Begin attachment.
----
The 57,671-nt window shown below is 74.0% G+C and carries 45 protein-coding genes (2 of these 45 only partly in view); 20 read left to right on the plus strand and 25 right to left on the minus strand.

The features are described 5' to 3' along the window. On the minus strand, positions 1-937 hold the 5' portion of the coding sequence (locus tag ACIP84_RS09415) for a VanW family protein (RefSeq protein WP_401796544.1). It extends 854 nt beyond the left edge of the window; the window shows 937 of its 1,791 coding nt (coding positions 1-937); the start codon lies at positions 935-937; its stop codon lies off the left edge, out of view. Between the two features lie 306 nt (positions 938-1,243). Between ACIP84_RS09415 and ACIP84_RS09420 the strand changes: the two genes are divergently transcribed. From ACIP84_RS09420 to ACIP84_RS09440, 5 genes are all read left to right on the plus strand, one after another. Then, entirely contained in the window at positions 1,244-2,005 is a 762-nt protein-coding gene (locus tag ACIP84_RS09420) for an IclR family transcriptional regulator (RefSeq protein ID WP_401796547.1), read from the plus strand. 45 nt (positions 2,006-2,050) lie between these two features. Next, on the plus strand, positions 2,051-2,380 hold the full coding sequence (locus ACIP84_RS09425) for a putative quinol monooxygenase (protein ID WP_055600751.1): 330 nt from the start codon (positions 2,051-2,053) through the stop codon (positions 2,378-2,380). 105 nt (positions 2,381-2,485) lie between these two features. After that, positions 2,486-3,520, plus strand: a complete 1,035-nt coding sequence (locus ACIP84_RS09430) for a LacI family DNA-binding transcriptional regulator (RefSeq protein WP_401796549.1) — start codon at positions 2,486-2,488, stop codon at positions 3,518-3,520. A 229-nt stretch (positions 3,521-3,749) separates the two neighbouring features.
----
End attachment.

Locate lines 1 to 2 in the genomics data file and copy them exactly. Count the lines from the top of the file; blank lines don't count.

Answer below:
The 57,671-nt window shown below is 74.0% G+C and carries 45 protein-coding genes (2 of these 45 only partly in view); 20 read left to right on the plus strand and 25 right to left on the minus strand.

The features are described 5' to 3' along the window. On the minus strand, positions 1-937 hold the 5' portion of the coding sequence (locus tag ACIP84_RS09415) for a VanW family protein (RefSeq protein WP_401796544.1). It extends 854 nt beyond the left edge of the window; the window shows 937 of its 1,791 coding nt (coding positions 1-937); the start codon lies at positions 935-937; its stop codon lies off the left edge, out of view. Between the two features lie 306 nt (positions 938-1,243). Between ACIP84_RS09415 and ACIP84_RS09420 the strand changes: the two genes are divergently transcribed. From ACIP84_RS09420 to ACIP84_RS09440, 5 genes are all read left to right on the plus strand, one after another. Then, entirely contained in the window at positions 1,244-2,005 is a 762-nt protein-coding gene (locus tag ACIP84_RS09420) for an IclR family transcriptional regulator (RefSeq protein ID WP_401796547.1), read from the plus strand. 45 nt (positions 2,006-2,050) lie between these two features. Next, on the plus strand, positions 2,051-2,380 hold the full coding sequence (locus ACIP84_RS09425) for a putative quinol monooxygenase (protein ID WP_055600751.1): 330 nt from the start codon (positions 2,051-2,053) through the stop codon (positions 2,378-2,380). 105 nt (positions 2,381-2,485) lie between these two features. After that, positions 2,486-3,520, plus strand: a complete 1,035-nt coding sequence (locus ACIP84_RS09430) for a LacI family DNA-binding transcriptional regulator (RefSeq protein WP_401796549.1) — start codon at positions 2,486-2,488, stop codon at positions 3,518-3,520. A 229-nt stretch (positions 3,521-3,749) separates the two neighbouring features.